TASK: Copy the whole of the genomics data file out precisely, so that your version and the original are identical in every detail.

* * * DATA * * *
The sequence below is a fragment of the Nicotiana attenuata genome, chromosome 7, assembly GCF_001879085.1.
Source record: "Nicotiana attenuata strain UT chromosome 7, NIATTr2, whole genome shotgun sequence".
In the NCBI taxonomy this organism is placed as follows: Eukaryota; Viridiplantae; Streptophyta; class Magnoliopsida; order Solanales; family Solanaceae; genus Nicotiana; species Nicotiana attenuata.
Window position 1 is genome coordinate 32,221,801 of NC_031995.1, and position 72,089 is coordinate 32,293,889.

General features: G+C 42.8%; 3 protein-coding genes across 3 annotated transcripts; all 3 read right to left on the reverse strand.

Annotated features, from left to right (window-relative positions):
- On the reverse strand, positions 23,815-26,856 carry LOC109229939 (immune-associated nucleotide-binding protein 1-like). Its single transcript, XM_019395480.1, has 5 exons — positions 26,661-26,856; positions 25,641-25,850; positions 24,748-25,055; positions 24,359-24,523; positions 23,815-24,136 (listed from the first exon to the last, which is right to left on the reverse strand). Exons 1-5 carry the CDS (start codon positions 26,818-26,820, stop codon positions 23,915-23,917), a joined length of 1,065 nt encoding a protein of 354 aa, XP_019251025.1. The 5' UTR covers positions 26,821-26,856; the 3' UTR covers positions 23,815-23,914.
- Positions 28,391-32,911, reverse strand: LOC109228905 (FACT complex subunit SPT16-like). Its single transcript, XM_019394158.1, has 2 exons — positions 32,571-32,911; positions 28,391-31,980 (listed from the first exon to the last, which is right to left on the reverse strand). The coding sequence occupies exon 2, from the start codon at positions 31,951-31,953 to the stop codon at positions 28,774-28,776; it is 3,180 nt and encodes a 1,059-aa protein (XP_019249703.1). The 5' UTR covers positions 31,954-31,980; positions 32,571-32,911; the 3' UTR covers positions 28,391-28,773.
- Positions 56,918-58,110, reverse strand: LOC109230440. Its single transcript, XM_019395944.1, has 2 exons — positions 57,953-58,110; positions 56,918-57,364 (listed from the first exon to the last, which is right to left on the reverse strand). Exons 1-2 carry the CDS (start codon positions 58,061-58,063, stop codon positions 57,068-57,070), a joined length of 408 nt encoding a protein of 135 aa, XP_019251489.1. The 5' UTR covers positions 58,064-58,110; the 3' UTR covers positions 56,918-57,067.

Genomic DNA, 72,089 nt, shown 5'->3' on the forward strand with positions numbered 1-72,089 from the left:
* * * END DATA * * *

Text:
The sequence below is a fragment of the Nicotiana attenuata genome, chromosome 7, assembly GCF_001879085.1.
Source record: "Nicotiana attenuata strain UT chromosome 7, NIATTr2, whole genome shotgun sequence".
In the NCBI taxonomy this organism is placed as follows: Eukaryota; Viridiplantae; Streptophyta; class Magnoliopsida; order Solanales; family Solanaceae; genus Nicotiana; species Nicotiana attenuata.
Window position 1 is genome coordinate 32,221,801 of NC_031995.1, and position 72,089 is coordinate 32,293,889.

General features: G+C 42.8%; 3 protein-coding genes across 3 annotated transcripts; all 3 read right to left on the reverse strand.

Annotated features, from left to right (window-relative positions):
- On the reverse strand, positions 23,815-26,856 carry LOC109229939 (immune-associated nucleotide-binding protein 1-like). Its single transcript, XM_019395480.1, has 5 exons — positions 26,661-26,856; positions 25,641-25,850; positions 24,748-25,055; positions 24,359-24,523; positions 23,815-24,136 (listed from the first exon to the last, which is right to left on the reverse strand). Exons 1-5 carry the CDS (start codon positions 26,818-26,820, stop codon positions 23,915-23,917), a joined length of 1,065 nt encoding a protein of 354 aa, XP_019251025.1. The 5' UTR covers positions 26,821-26,856; the 3' UTR covers positions 23,815-23,914.
- Positions 28,391-32,911, reverse strand: LOC109228905 (FACT complex subunit SPT16-like). Its single transcript, XM_019394158.1, has 2 exons — positions 32,571-32,911; positions 28,391-31,980 (listed from the first exon to the last, which is right to left on the reverse strand). The coding sequence occupies exon 2, from the start codon at positions 31,951-31,953 to the stop codon at positions 28,774-28,776; it is 3,180 nt and encodes a 1,059-aa protein (XP_019249703.1). The 5' UTR covers positions 31,954-31,980; positions 32,571-32,911; the 3' UTR covers positions 28,391-28,773.
- Positions 56,918-58,110, reverse strand: LOC109230440. Its single transcript, XM_019395944.1, has 2 exons — positions 57,953-58,110; positions 56,918-57,364 (listed from the first exon to the last, which is right to left on the reverse strand). Exons 1-2 carry the CDS (start codon positions 58,061-58,063, stop codon positions 57,068-57,070), a joined length of 408 nt encoding a protein of 135 aa, XP_019251489.1. The 5' UTR covers positions 58,064-58,110; the 3' UTR covers positions 56,918-57,067.

Genomic DNA, 72,089 nt, shown 5'->3' on the forward strand with positions numbered 1-72,089 from the left: